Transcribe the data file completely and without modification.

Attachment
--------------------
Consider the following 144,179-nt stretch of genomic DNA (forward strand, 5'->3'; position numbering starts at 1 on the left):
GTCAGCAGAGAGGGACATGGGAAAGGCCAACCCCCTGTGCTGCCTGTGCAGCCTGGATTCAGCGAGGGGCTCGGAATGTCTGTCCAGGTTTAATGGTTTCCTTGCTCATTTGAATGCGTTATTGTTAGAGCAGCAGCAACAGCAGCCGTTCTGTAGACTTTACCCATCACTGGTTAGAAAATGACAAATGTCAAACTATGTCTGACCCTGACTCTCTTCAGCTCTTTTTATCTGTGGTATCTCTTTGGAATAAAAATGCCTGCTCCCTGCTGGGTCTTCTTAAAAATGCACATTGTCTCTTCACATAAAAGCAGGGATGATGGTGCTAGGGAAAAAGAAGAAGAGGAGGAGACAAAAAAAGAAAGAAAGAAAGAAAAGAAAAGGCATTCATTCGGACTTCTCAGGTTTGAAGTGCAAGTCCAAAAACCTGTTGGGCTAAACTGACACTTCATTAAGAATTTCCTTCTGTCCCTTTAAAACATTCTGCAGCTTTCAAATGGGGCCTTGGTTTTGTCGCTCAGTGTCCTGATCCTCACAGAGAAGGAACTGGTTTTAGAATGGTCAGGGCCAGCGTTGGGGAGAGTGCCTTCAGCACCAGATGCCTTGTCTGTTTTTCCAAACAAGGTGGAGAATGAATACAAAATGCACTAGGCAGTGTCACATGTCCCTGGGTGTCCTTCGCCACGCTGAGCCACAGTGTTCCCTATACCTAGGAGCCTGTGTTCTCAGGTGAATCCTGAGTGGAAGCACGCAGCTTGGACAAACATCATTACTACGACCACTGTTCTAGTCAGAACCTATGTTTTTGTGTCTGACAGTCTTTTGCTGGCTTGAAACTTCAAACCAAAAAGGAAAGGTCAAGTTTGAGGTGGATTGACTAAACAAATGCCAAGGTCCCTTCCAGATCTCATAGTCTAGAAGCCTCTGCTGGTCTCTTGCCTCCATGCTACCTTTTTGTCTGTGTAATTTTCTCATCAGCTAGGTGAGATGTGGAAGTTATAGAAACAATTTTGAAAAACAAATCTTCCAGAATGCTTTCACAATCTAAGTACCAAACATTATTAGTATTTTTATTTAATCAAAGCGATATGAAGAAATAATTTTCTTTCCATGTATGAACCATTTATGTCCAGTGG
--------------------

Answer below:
Consider the following 144,179-nt stretch of genomic DNA (forward strand, 5'->3'; position numbering starts at 1 on the left):
GTCAGCAGAGAGGGACATGGGAAAGGCCAACCCCCTGTGCTGCCTGTGCAGCCTGGATTCAGCGAGGGGCTCGGAATGTCTGTCCAGGTTTAATGGTTTCCTTGCTCATTTGAATGCGTTATTGTTAGAGCAGCAGCAACAGCAGCCGTTCTGTAGACTTTACCCATCACTGGTTAGAAAATGACAAATGTCAAACTATGTCTGACCCTGACTCTCTTCAGCTCTTTTTATCTGTGGTATCTCTTTGGAATAAAAATGCCTGCTCCCTGCTGGGTCTTCTTAAAAATGCACATTGTCTCTTCACATAAAAGCAGGGATGATGGTGCTAGGGAAAAAGAAGAAGAGGAGGAGACAAAAAAAGAAAGAAAGAAAGAAAAGAAAAGGCATTCATTCGGACTTCTCAGGTTTGAAGTGCAAGTCCAAAAACCTGTTGGGCTAAACTGACACTTCATTAAGAATTTCCTTCTGTCCCTTTAAAACATTCTGCAGCTTTCAAATGGGGCCTTGGTTTTGTCGCTCAGTGTCCTGATCCTCACAGAGAAGGAACTGGTTTTAGAATGGTCAGGGCCAGCGTTGGGGAGAGTGCCTTCAGCACCAGATGCCTTGTCTGTTTTTCCAAACAAGGTGGAGAATGAATACAAAATGCACTAGGCAGTGTCACATGTCCCTGGGTGTCCTTCGCCACGCTGAGCCACAGTGTTCCCTATACCTAGGAGCCTGTGTTCTCAGGTGAATCCTGAGTGGAAGCACGCAGCTTGGACAAACATCATTACTACGACCACTGTTCTAGTCAGAACCTATGTTTTTGTGTCTGACAGTCTTTTGCTGGCTTGAAACTTCAAACCAAAAAGGAAAGGTCAAGTTTGAGGTGGATTGACTAAACAAATGCCAAGGTCCCTTCCAGATCTCATAGTCTAGAAGCCTCTGCTGGTCTCTTGCCTCCATGCTACCTTTTTGTCTGTGTAATTTTCTCATCAGCTAGGTGAGATGTGGAAGTTATAGAAACAATTTTGAAAAACAAATCTTCCAGAATGCTTTCACAATCTAAGTACCAAACATTATTAGTATTTTTATTTAATCAAAGCGATATGAAGAAATAATTTTCTTTCCATGTATGAACCATTTATGTCCAGTGG